There used to be a protocol to the act of waiting. When you arrived it was essential not to catch anyone's eye or you'll find yourself discussing the weather, you had to sit the furthest away from anyone you can manage, and you had to lay claim to the least uninteresting looking magazine you could grab. And then you found yourself descending into brain-numbing torpor as you were transported away to that weird parallel world where people you've never heard of are deemed celebrities just because they are pictured visiting places and other 'ordinary' people tell you about their diseases.
This time I couldn't help but notice that the quality of the brain-numbing magazines appears to have somehow plummeted. Last year's trivial drivel would now be deemed hard-hitting journalism. All I seemed to find were in-depth articles about fat people wanting to be thin and thin people wanting to fat. Even the comics have become awful. The Beano now appears to have only two cartoon strips amidst the adverts and the only entertainment to be had was punctuating the speech bubbles properly. It's no wonder kids don't understand apostrophes when the comic writers don't care either. Anyway, that aside, the magazines I picked up were old but also very much unthumbed. I can’t blame anyone not wanting to read 'how I lost 27 pounds a month until I disappeared using the sharpened axe diet' but nobody but nobody was reading the magazines.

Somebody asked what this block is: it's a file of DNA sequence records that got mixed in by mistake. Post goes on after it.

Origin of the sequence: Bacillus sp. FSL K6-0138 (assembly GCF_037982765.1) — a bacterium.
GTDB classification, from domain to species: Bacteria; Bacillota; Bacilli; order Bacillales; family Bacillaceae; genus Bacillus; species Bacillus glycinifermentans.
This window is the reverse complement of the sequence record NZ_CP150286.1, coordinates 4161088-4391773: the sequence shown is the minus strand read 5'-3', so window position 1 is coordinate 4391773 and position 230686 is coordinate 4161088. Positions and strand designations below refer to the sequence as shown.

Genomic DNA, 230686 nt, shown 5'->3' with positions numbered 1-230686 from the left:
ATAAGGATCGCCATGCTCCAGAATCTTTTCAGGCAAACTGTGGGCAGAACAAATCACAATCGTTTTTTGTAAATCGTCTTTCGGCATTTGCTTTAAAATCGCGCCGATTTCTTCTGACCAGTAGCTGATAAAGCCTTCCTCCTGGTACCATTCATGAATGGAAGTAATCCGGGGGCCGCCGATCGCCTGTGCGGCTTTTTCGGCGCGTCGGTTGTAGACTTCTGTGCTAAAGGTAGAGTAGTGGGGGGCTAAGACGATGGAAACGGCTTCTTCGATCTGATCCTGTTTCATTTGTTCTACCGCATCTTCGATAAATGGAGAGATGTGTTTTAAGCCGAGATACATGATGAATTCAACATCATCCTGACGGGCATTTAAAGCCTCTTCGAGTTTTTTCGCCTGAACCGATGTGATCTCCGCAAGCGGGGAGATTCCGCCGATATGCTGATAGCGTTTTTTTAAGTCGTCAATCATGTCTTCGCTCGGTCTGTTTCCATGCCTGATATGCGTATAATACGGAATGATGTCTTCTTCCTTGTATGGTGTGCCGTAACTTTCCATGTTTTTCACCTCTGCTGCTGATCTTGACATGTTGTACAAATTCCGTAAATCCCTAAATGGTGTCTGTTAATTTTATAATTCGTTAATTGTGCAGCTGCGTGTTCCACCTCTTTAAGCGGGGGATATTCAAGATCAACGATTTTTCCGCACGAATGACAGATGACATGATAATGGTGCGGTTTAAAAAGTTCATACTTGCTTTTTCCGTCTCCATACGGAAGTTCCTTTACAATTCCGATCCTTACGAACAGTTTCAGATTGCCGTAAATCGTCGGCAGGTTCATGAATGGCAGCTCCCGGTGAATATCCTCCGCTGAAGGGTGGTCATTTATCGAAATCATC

Once, not long ago, I'd glance up at the clock every so often and note that I was surrounded by a sea of people all immersed in reading material, but not now. Given fifteen minutes of downtime, people would sooner stare into space. I found myself watching people. They'd arrive, plonk themselves down on a chair, look straight ahead, and that'd be it. Never once did their eyes drift down to the colourful magazine covers depicting soap stars, diets, and horrible diseases. It was almost as if reading material wasn't important, something not to look at, something that wasn't in their sphere of interest and so as unimportant as the 'don't...' warnings on the wall, personal hygiene and holding doors open.
It didn’t matter what type of person came in or whether there was an interesting looking magazine on the top of the piles featuring cars, holidays, computers, the history of the Patagonian railway system; nothing generated an interest, leaving me alone to wade through the mire. During one foray I read that Reader's Digest is closing down due to lack of interest. I reckon I saw the reason sitting around me staring into space, deep in thought about more important matters as they awaited the chance to shout, 'I'm at the dentist' into their mobile.